And to the parent's of those who travel
05/01/1983 - 01/23/2013
By this time, I’m sure you’re aware that I’m coming home to see you and be with the family this week. I’ve never been very good at expressing feelings in person, and perhaps only slightly better with the written word. But I wanted to let something be known before I walk into your hospital room this week, to avoid an awkward, perhaps teary-eyed conversation. Neither of us needs that right now.
Let’s start at the beginning, or at least the beginning of where memory serves me. It was 1983 and you had made the unusual decision to move your family to a remote Micronesian island in the middle of nowhere. I’m sure many people thought you were nuts, perhaps even mom. But you felt it was important for us to experience that, and for all of the other qualities that make you a special human being, you stick to your convictions. And so we did it. I’m aware that life was not always easy for us down there during that year. Having read Mom’s diary years later, I’m aware that I was sick a lot, not able to hold down food very well. I’m aware that the food we did have, ran dangerously low at times. But you didn’t let us starve. In truth, I don’t remember any of those perilous times. I only remember the good times of playing with Brian and Amanda on the beach and in the trees. I remember nights in that old tin shack, lit by kerosene lamp, listening as you and mom talked quietly outside of my mosquito netting. I remember seeing places so foreign that a 7-year-old brain could barely comprehend. But those incomprehensible images stayed with me. Throughout my life, they have fueled my need for discovery, to see new places and to experience life outside of the boundaries of comfort. At the age of 7, I became a life-long traveler. You gave that to me.
Now let’s skip ahead to 2004. I had begun nurturing my love of travel on my own by this time. I traveled around the South Pacific, lived in New Zealand and experienced life in Australia. As that year wound down, I had run out of money. My plans had exceeded my budget and I found myself in Buenos Aires, Argentina faced with the prospect of needing to return home without being able to travel the continent of which I had just arrived. Placing a call, tail between my legs, I informed you guys that I might need to come home sooner than expected. You didn’t blink an eye, or give me the parental speech (that you would have been well within your rights as a parent to give) to get home immediately and stop messing around with my life. You simply said, “Don’t worry son, we won’t let you starve.” You promptly deposited money into my account, allowing me to continue on my journey and enabled me to experience South America and Patagonia. And what an amazing experience that was! Though we were not particularly rich at the time, and while I would consider myself to be far from spoiled, you never asked for a cent of that money back. In subsequent years, you’ve never reminded me of that, though I’ve never forgotten.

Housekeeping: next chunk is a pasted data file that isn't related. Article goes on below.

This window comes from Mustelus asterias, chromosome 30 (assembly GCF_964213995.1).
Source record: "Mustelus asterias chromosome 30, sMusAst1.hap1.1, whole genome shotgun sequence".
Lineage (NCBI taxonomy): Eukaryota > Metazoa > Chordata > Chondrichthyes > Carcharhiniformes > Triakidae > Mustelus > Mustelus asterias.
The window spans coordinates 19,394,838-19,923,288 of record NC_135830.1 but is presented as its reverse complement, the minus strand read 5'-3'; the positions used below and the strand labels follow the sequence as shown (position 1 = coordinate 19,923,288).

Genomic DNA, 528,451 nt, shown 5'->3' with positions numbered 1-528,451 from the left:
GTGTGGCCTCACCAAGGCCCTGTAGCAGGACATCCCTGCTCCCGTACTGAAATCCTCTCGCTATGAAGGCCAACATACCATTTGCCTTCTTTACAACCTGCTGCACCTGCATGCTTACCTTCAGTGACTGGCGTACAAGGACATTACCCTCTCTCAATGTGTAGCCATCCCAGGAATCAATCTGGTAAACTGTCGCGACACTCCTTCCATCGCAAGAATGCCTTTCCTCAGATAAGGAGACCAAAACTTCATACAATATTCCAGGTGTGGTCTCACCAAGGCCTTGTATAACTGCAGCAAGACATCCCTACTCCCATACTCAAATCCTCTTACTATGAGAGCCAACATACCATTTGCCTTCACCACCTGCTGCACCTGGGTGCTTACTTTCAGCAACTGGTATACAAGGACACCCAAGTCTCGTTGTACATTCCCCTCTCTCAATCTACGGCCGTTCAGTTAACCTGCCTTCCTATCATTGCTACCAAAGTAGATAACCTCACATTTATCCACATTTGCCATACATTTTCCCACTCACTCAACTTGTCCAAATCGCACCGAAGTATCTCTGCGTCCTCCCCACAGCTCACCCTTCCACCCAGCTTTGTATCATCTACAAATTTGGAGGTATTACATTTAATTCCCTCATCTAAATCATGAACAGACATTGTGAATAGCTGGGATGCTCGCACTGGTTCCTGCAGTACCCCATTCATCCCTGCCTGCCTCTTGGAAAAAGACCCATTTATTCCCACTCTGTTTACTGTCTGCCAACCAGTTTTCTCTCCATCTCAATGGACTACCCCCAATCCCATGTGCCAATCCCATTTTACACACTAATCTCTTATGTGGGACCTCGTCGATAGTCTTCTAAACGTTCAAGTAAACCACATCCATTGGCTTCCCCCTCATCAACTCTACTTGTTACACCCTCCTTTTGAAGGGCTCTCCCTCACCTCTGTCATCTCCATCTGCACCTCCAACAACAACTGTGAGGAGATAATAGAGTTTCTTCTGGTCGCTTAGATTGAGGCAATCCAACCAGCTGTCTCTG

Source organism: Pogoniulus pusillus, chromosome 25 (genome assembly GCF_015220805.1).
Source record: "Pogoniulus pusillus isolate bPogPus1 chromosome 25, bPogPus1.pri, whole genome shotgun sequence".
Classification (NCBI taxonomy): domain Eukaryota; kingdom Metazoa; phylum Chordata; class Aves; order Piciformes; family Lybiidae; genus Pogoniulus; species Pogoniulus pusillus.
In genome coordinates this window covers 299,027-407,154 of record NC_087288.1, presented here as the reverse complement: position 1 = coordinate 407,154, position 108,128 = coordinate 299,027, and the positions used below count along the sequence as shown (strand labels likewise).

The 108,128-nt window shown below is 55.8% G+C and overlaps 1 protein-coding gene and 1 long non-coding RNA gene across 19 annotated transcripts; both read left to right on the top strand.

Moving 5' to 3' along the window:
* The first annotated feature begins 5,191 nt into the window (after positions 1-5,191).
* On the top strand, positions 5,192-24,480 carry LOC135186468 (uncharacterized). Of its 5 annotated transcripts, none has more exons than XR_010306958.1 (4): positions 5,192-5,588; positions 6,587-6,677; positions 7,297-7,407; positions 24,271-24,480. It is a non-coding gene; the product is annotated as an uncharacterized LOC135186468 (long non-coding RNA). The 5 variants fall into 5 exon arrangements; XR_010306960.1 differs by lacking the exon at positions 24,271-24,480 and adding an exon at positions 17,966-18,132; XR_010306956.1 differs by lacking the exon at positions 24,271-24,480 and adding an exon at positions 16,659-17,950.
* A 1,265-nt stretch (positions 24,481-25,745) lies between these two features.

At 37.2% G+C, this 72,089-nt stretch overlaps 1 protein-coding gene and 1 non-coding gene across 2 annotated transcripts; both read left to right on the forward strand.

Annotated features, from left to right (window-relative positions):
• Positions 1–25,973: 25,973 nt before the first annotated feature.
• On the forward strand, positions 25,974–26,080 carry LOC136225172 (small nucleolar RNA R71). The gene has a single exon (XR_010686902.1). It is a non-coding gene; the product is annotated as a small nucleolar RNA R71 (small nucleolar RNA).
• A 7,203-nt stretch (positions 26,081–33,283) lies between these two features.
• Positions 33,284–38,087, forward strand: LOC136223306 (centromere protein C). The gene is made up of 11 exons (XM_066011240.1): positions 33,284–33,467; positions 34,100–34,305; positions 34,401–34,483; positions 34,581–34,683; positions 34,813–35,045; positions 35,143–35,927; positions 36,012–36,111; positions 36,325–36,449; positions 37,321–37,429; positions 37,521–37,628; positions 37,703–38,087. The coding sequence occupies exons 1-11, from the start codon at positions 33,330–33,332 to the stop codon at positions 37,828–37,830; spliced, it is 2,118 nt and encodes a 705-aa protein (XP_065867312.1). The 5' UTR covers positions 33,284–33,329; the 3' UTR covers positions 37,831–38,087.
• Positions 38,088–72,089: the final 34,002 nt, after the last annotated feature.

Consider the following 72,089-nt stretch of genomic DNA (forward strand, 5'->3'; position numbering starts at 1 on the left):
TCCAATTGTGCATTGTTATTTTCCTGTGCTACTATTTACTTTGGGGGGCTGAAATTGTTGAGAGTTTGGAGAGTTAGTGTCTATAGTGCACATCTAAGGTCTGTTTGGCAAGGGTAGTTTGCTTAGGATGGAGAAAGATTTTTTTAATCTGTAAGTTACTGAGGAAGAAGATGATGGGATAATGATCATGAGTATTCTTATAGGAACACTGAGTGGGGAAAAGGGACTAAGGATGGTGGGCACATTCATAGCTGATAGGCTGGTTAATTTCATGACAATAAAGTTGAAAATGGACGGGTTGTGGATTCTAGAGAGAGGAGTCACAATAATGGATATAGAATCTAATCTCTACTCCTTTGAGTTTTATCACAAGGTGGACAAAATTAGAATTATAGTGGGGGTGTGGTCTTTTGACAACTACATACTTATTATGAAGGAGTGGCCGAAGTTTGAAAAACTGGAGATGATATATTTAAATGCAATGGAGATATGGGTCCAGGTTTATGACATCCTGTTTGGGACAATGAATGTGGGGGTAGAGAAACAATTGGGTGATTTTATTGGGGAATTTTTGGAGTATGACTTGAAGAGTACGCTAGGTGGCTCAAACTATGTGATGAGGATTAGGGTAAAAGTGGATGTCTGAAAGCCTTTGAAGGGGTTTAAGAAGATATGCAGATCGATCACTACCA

And now here we are in present day. I’ve been living as an expatriate, teaching English in South Korea for about 6 years now. I had plane tickets booked to go to Bali, Indonesia next week for my 3-week holiday. I had been relatively excited about this trip, mostly to notch another life experience into my belt. And then the thing every expatriate fears happened. When I found out that you were in the hospital and likely would be for the near future, I didn’t consider for a minute not coming home as fast as I could. Indonesia will be there for another day, and if I never make it there, well that’s life. The best life experiences can be found at any location in this world, but perhaps none better than those in the presence of your family at a time of need. And so as you sit there in that hospital bed, eating through a tube in your nose, it’s my turn to say, “Don’t worry dad, we won’t let you starve”.
I write this only to say that if there are any guilty feelings about me missing my trip to Bali, I want it to stop right there. You opened my eyes to the world, both literally and figuratively, and have filled my soul with experiences so numerous and beautiful that I can’t adequately express them in words. Though no experience will ever be richer in my eyes than to see you getting stronger by the day.
I’ll be home soon. I love you dad.